For instance, on the Londonderry Rose Coat:
. . . I made a conscious, intentional choice to backstitch the shoulder seams, as I wanted this seam to have the reinforced strength of the backstitching (just as you would sew in a strip of seam tape in a tailored jacket), to help keep the shoulder seam from stretching out from the weight of the heavy, bulky long sleeve. But I apparently missed points for this; my reviewer said that I should have used a 3 needle bindoff to reduce the bulk of this seam. But if I had done so, that unreinforced, loose seam would have stretched out way of shape each time I wore the coat, ruining the stability of it and making the sleeves too long. Besides, I am not bothered by the bulk of a seam sitting along the top of my shoulder... sigh.
Finally, the sweater was displayed at the Fair in such a way that the collar was hanging down the back of the mannequin, so it looked ill-fitting and you couldn't even see the roses! And I know it doesn't readjust itself like this automatically because it is hanging in my closet just fine. (And why it is OK to hang this hand-knitted coat on a padded hanger??? Well, because the knitter decided to carefully reinforce the shoulder seams . . . )
Then, in reviewing this Evening Gala Aran:
1) It was too heavy from all the pearls (!) (so I guess I should have used cheaper plastic hollow ones???)
2) I should have used cream thread rather than blue to sew on the pearls; however, I made a conscious, intentional choice to use the same blue as the background, as the little "legs" on either side of the pearl would otherwise be visible like little white dashes against the sweater's background color. The reviewer didn't like the visible blue lines on the bottom sides of each pearl. This, I guess, is a matter of taste, but I decided they were less noticeable than the bright cream thread would have been against the relatively dark background color.
3) Finally, they deemed the neckline too large. However, this is in fact meant to be an off-the-shoulder sweater. Ahem...).
I also was surprised that this sweater was mostly hidden under a stack of other sweaters, less than a quarter of it visible. Double sigh.
The other item that I entered was the Princess Bride Mittens:
I looked on a couple of visits, and so did friends of mine, but couldn't find them anywhere in the display cases. A friend eventually located them in an obscure spot. The negative comment on these was that I left floats behind the stitches that the reviewers deemed too long and likely to catch on fingers, although none of the floats went over more than 3 stitches, and the gauge was so fine that even my pinky isn't small enough to get caught... oh well. Triple sigh.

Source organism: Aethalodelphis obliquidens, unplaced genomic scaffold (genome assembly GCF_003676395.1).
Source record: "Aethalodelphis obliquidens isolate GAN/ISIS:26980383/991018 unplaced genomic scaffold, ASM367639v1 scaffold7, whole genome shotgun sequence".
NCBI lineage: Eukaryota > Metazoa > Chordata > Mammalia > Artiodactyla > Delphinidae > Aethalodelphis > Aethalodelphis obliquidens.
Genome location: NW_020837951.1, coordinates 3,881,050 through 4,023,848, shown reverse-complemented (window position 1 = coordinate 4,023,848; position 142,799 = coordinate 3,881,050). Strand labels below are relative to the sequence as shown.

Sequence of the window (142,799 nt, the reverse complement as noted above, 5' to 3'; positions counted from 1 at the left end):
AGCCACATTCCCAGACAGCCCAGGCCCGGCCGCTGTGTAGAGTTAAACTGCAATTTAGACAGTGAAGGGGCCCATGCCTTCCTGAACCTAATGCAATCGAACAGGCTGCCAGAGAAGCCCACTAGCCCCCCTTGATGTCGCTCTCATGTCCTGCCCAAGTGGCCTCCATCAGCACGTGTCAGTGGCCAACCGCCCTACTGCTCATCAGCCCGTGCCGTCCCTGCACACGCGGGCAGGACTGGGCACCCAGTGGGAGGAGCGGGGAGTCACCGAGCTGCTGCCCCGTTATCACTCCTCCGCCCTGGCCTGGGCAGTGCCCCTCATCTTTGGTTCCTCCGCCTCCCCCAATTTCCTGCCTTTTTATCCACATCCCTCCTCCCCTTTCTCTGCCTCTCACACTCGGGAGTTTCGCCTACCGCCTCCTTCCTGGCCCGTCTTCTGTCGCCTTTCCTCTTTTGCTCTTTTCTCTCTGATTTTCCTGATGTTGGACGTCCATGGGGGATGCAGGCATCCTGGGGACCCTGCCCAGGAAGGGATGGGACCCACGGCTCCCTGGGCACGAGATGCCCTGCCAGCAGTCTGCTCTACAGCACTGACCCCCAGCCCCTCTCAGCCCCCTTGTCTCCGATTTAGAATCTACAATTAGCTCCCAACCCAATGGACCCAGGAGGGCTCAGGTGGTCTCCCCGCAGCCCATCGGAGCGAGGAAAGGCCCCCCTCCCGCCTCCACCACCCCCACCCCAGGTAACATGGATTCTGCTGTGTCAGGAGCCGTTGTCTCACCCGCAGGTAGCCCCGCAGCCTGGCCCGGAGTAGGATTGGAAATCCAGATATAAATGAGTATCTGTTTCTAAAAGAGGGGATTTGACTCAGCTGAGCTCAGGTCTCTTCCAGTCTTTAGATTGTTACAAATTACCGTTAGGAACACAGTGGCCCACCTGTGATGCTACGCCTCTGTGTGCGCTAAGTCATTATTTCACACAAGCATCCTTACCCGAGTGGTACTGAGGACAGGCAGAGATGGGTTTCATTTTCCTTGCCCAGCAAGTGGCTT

So, there you have it. I fear I will regret sharing this with you, and that you will think I'm a big, whiny baby. It took me a year just to tell you about these comments, after all, which might help convey my mixed feelings about the whole experience. I know I'm overly sensitive to criticism; this is definitely NOT a trait of which I'm proud. And I am also well aware that I can always learn and improve my knitting technique and skills.
However, I just didn't find the reviewers' comments helpful or illuminating, and didn't find the overall experience positive enough to repeat. (Or, maybe it is just because I'm a lawyer, and it annoyed me that I didn't get to argue my case before judgment was rendered, so to speak...)
The learning that I took away from this experience, was to remind myself of the fact that I don't knit for competitive purposes; I knit for my own personal reasons, for the pleasure I have in making things with my hands, and for the comfort of wearing something that I "grew" from some yarn and two needles. Sometimes, the only true validation has to come from within.
On the Bummer Newsfront...
I have had to cancel my September trip to NYC; unfortunately a major project blew in today, that involves doing all of the due diligence (background research) on a client's acquisition of over 500 separate parcels of real estate, with the closing to occur by the end of the month. There just isn't any way to complete this additional workload, on top of other pending projects with tight deadlines, if I take that much time away from the office. I should have known better than to schedule something so close to school starting, as well; I could tell that my son was relieved to hear I wasn't going to go out of town this month.
I'll see if Nicky maybe has some time next spring for a little visit instead. Several of you out there in the NYC area were kind enough to ask if Nicky and I could schedule an event while I'm out there, perhaps at Brand Studio again. I'll work with Nicky to see if we can get an event together; it would be lovely to meet with you all again!
Enjoy the first cool days of fall, my FAVORITE of all the seasons. I love crunchy leaves, and cooler evenings, and best of all, the chance to wear my handknits again!